Days after August’s launch, yet another smart lock has come knocking on the door in the shape of Goji, which launches an Indiegogo crowdfunding campaign today.
Goji stands out from other remotely operated deadbolts with its built-in camera, which takes and emails or texts you a picture alert of the person entering your home. So you can check what state your son was in when he came in at 3am or see if the cleaner sent someone else to do her shift. Read more
Microsoft’s attempt to introduce consumers to the wonders of touch with Windows 8 amounted to a rough shove. The operating system’s poor reception has prompted a rethink and details of an updated version were unveiled on Thursday.
Windows 8.1, available as a preview from June 26, will bring back features familiar to and missed by Windows 7 users, including a Start button – but no Start menu – and the choice of not beginning their bootup experience with the touch-optimised “Modern” tile interface. Read more
Two Silicon Valley companies delivering thousands of entertainment channels over the internet have announced significant funding rounds and milestones for their services.
Roku, whose set-top box delivers more than 700 channels of movies, TV, music, radio and web content, has received $60m in a Series F round, while TuneIn, which gives access to more than 70,000 radio stations, has bagged $25m in Series C funding. Read more
Google shares rose past the $900 mark on Wednesday as it announced 900m Android activations at its annual developer conference, Google I/O, in San Francisco. Google also launched a new subscription music streaming service, Google Play All Access, and a bunch of new services for developers, including improved gaming capabilities, mapping services and voice-controlled search tools.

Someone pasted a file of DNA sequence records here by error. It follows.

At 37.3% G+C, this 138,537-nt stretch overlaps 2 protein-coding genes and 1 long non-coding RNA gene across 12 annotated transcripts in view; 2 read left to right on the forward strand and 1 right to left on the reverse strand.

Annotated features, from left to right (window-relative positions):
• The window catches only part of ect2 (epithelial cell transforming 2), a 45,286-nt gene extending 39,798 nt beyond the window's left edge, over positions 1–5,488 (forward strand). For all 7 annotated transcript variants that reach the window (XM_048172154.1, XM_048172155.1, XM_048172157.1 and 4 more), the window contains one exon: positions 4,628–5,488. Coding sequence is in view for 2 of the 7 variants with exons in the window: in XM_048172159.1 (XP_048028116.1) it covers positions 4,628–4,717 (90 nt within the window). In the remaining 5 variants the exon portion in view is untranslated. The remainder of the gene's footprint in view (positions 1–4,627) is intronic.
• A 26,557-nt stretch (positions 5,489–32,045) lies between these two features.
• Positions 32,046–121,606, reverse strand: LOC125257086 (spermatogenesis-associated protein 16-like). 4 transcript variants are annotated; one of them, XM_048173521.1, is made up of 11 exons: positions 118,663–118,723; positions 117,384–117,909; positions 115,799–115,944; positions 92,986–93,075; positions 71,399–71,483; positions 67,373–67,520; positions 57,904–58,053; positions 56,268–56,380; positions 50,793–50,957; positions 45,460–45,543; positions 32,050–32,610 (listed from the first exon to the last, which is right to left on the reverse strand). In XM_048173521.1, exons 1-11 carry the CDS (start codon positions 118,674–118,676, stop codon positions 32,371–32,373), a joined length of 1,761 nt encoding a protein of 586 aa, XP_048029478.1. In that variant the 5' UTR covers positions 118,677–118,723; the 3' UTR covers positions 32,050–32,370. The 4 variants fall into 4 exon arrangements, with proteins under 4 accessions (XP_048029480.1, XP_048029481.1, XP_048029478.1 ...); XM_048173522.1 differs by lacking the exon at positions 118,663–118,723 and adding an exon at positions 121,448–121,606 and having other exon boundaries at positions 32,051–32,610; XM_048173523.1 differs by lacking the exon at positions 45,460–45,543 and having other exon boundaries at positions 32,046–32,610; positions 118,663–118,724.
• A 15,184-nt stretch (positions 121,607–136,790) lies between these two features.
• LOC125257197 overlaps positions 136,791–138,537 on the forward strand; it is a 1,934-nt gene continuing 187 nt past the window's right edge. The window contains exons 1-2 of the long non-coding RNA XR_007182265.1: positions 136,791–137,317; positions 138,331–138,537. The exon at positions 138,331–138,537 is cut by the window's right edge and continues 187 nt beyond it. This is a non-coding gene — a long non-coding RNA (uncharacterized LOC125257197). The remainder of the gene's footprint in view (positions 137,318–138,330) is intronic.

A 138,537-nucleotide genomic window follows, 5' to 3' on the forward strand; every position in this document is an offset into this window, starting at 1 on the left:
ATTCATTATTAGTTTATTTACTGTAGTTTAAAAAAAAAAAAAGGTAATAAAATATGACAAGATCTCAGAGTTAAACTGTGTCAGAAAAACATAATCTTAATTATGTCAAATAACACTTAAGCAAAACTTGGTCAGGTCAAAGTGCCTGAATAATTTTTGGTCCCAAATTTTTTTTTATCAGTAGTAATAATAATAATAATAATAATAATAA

Here’s a transcript of the liveblog by Chris Nuttall and Tim Bradshaw, who were reporting from the Moscone Center.
Things are looking up for Nokia in the US, a territory where it was unloved and unrepresented by operators not so long ago.
Now it has not one but two carriers touting its latest Windows smartphones, with Verizon launching the Lumia 928 this week and T-Mobile having its own exclusive with the 925, unveiled in London on Tuesday and available at a date to be announced in the US. Both represent advances on its signature Lumia 920 launched last year. Read more
Google’s Gmail is suffering disruption, with many corporate users reporting they are not receiving emails from the webmail service, which has more than 400m users worldwide.
While Google’s Apps Status Dashboard is reporting that Gmail is working normally, it indicates the related Postini Services are suffering from disruption. Read more
The Fitbit is no longer fiddly.
Its San Francisco-based maker has removed my chief problem with this useful health tracker – launching a Fitbit Flex version today that straps to my wrist rather than the USB-stick shaped predecessor that was always getting lost in one of my pockets. Read more
Adobe’s switch from boxed products to a software-as-a-service offering seems almost complete, with its Creative Cloud announcement at its annual Adobe MAX conference in Los Angeles today.
Henceforth, development has been halted on the traditional Creative Suite product and users are being urged to switch to Cloud if they want any updates. Adobe sees its future here in a monthly subscription model, similar to Microsoft’s strategy with its Office 365 online productivity suite. Read more
Intel has unveiled the capabilities of a power-frugal Atom processor it says will make it more competitive in not just smartphones and tablets, but also in microservers and other market segments, including in-car entertainment.
Codenamed Silvermont, the new chip offers three times more peak performance than the previous Atom generation or five times lower power demands at the same performance, according to the company. It will debut on 22 nanometres – a circuit width that the rest of the industry has not matched thus far – and Intel will extend its efficiencies with a move to 14nm next year. Read more
The hearts of two health-tracking leaders are to beat as one, with Jawbone announcing this morning it has acquired BodyMedia, in a deal reportedly worth $110m.